When I was a freshman in college, I took Calculus II because in high school I had earned college credit for the first part of Calculus. And I was doing great in that class until we got to something called Taylor series. And for some reason, my brain hit a brick wall and I could not understand the what or the why of Taylor series. The professor gave us a test and gave us every advantage: it was an open-book, take-home, test that wasn’t due for a whole week. And I got a 17 out of 100 on that test. I just couldn’t do it on my own.
Our lives are in some ways an open-book, take-home, test. Our lives are a test for our eternal destiny. The test isn’t done until we receive our particular judgement at our death, and the grade is eternal life with God or eternal death without God. And the grim picture painted in the Old Testament seems to be that we will probably get no more than 17 out of 100 on our life-long test if we rely exclusively on our own talents and abilities. We simply are not good enough to earn Heaven on our own merits.
The joyful message of today is that we are not alone as we take this life-long test. God is with us. We do not have to earn a grade on our own merits. He will give us a perfect grade, if we will let him. We still have to take the test, but he is with us the whole time. Imagine how much better I would have done on that math test years ago if the teacher had been with me, if he had opened the book and shown me the page where I could read the answers. That’s what the Church is for us today. We have the book, it is open, and the teacher will help us read the parts that confuse us. Just as the math professor would still ask me to write down the answers that he gave, our Lord asks his disciples to do some work as they complete their life-long test.
Today is called rejoice Sunday – or Gaudete in Latin – because we should rejoice in the knowledge that God is with us, helping us to understand the pages of the holy Scriptures where the answers are to be found. Though we may deserve a poor grade like 17 out of 100, through the mercy and love of God, we can get a passing grade, perhaps a perfect grade.
So rejoice in his mercy and his justice.
The Psalm today shows us that the injustice that we find in our world will eventually be rectified by the God of justice.
The Psalm says that the Lord gives food to the hungry. We know that in a just world nobody would go hungry, and yet we know that there are hungry people in our communities. Justice demands a fair distribution of food so that everyone can eat, and yet our society cannot solve hunger. Christians know that the Lord of justice will finally provide food for everyone. So rejoice. He asks his followers to do our part, to cooperate with his justice by giving food to those who ask for it.
The Psalm says that the Lord gives sight to the blind. We know that humans were made with eyes so that they could see. Yet we know there are many people who were born blind or lost their sight due to illness or injury. By our own human power, even with the tremendous advancements in medicine today, we cannot rectify the injustice of blindness. But the Lord is all-powerful, and he will give sight to the blind. So rejoice. He asks his followers to do our part, to cooperate with his justice by helping those who cannot see.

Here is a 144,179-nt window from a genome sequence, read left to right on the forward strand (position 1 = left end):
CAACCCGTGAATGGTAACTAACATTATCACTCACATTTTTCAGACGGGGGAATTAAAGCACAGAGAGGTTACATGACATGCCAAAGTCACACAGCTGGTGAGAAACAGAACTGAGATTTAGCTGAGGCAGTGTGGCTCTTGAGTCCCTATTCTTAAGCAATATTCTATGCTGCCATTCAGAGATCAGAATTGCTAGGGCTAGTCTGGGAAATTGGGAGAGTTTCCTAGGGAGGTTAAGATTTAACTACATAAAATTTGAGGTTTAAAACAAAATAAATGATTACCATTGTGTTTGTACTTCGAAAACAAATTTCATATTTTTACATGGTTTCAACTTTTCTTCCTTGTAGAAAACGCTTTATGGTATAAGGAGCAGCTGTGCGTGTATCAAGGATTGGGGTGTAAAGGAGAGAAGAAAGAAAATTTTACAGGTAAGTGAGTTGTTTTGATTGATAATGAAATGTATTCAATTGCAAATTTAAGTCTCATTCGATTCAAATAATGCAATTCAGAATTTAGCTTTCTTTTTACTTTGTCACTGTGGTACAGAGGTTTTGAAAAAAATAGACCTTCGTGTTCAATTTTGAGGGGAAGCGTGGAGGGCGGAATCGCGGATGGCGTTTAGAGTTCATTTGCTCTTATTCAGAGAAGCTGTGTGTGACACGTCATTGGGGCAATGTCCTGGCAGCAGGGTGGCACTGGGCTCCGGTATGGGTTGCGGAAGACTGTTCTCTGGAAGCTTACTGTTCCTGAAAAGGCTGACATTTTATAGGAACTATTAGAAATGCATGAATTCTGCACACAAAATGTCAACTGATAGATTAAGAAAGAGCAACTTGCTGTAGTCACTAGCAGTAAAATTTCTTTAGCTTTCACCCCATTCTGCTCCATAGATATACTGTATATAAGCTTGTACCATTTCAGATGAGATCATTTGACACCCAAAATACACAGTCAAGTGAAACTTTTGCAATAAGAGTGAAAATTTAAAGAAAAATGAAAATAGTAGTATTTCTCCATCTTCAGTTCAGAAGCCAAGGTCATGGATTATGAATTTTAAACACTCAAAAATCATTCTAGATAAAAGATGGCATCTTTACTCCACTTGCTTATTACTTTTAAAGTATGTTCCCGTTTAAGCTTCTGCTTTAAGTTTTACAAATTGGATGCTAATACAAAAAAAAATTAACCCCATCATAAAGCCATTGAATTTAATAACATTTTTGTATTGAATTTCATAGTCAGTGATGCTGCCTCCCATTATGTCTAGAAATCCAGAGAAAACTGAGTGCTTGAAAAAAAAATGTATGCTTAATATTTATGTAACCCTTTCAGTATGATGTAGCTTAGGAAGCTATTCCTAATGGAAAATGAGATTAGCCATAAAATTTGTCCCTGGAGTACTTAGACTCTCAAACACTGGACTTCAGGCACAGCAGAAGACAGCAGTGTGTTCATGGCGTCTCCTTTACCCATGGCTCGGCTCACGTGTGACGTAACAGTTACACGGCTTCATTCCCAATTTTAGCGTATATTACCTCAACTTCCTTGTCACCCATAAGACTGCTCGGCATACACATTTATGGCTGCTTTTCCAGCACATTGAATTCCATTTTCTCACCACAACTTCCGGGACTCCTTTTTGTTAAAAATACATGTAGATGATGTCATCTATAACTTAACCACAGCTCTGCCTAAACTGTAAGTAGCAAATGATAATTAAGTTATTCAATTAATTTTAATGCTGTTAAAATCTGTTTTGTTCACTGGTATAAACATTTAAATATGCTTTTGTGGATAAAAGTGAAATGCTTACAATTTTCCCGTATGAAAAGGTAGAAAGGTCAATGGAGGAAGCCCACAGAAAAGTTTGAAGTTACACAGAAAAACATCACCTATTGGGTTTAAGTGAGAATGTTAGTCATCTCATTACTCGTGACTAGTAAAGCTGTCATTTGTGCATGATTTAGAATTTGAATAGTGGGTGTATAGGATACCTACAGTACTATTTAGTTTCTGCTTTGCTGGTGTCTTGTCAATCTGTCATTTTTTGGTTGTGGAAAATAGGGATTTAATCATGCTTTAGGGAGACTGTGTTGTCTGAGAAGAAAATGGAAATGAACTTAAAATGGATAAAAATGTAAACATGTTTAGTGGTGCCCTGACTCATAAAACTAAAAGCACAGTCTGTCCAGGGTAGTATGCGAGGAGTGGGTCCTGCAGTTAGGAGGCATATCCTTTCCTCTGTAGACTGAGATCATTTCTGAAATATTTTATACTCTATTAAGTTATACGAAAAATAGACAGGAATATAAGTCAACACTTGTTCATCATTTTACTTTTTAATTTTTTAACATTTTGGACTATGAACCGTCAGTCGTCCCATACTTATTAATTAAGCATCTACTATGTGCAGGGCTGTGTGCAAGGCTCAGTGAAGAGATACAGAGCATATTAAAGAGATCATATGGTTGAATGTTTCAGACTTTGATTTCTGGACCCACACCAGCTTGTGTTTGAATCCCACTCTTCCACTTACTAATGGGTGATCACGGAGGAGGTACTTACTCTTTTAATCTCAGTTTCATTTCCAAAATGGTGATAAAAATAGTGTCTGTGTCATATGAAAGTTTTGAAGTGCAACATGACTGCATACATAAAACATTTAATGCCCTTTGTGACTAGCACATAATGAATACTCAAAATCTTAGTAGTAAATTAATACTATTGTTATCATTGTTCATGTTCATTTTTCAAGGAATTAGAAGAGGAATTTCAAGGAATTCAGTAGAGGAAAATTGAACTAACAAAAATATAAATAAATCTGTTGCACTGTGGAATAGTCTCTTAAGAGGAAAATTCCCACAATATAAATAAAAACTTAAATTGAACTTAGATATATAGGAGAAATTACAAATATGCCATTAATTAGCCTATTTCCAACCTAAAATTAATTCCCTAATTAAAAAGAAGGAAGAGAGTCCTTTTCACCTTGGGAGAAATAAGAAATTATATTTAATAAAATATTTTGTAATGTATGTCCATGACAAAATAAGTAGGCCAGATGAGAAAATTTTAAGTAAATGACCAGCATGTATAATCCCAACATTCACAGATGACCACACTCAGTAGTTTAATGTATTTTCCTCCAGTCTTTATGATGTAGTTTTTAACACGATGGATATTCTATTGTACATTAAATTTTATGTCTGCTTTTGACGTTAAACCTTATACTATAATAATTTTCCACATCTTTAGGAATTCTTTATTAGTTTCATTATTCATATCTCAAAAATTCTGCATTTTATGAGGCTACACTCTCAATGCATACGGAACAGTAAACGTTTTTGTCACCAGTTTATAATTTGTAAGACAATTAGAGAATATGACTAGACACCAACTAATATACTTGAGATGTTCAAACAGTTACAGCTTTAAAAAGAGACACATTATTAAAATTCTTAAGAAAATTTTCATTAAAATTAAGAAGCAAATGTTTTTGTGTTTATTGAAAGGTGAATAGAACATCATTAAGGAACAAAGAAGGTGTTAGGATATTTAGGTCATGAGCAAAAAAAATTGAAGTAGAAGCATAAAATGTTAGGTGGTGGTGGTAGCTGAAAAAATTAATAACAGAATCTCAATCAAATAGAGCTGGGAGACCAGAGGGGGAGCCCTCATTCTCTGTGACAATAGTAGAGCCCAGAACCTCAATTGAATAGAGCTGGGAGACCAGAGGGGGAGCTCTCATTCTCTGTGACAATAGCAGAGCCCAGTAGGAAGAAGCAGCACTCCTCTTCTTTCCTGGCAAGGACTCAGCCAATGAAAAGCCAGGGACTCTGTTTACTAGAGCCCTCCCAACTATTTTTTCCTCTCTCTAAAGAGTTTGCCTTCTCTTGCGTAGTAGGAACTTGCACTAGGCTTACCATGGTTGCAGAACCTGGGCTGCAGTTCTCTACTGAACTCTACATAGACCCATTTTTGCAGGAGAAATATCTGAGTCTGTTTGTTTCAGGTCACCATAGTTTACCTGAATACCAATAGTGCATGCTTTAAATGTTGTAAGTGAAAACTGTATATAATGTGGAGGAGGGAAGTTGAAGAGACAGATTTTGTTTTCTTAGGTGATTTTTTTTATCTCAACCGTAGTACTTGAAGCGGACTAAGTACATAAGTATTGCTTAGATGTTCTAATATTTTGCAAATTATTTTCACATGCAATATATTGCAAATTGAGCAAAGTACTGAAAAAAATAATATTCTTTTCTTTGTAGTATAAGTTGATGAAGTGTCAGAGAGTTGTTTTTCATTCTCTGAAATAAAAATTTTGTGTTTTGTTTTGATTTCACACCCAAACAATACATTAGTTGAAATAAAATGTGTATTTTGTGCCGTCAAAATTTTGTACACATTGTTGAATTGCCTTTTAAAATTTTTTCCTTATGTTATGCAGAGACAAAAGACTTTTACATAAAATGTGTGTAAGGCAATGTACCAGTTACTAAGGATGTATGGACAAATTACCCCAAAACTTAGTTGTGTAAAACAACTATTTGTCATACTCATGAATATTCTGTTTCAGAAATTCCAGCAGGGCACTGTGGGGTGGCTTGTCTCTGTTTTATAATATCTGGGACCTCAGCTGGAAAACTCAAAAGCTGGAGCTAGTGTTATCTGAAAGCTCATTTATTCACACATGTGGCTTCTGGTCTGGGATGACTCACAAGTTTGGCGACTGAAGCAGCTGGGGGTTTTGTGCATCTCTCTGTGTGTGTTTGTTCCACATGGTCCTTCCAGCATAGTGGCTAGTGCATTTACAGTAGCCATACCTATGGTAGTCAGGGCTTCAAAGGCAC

The Psalm says that the way of the wicked he thwarts. We see in our society today, and throughout human history, that people sometimes do get the good things of life through trickery or by theft. And despite our best efforts, we cannot by our own human power rectify this injustice. But the Lord is just, and he will come and thwart those who do evil. So rejoice. He asks his followers to do our part, to cooperate with his justice by denouncing trickery and theft.
This season of Advent draws our attention to the fact that the Lord is coming at the end of time to sit in judgment. But the Lord’s coming is not only that one that comes at the end of time. The Lord comes to us daily through the sacraments, especially the sacraments of the Eucharist, of penance, and anointing. And he came to us as a baby at the incarnation. He shares in his humanity everything with us except sin. So rejoice at the coming of the Lord, at the incarnation, through the sacraments, and at the end of time.
The Lord came to us in human form to show us how much he loves us, and how we should show our love of him. He knows in his omniscience that we cannot earn our way into heaven. So he is going to give us the gift of salvation. He asks that we work with him and accept the gift that he brings to us through his incarnation and his passion. The Lord took on all our sins when he picked up the cross and suffered death at Calvary.
He asks us to pick up our cross and follow him. While we can never earn heaven, it is through carrying our cross that we accept the gift of heaven. The prophets came to tell us the way. John the Baptist was the last prophet, and he was that voice crying in the wilderness to make straight the way of the Lord. But we want more than a prophet, don’t we?
We want a teacher who will be with us as we take our lifelong test. We want that teacher to nudge us toward the right answer when we cannot find it by ourselves. We want that teacher to be gentle with us when we can’t do everything he asks of us. We want the son of justice to come and set things right. And we want the son of mercy to come and love us when we can’t make things right.
And he is coming, so rejoice! He is coming today in the mass through the Eucharist. He is coming in a couple of weeks at Christmas as a baby to share our humanity and love us in our weakness. And he is coming at the end of time to give food to the hungry, to give sight to the blind and to thwart the way of the wicked.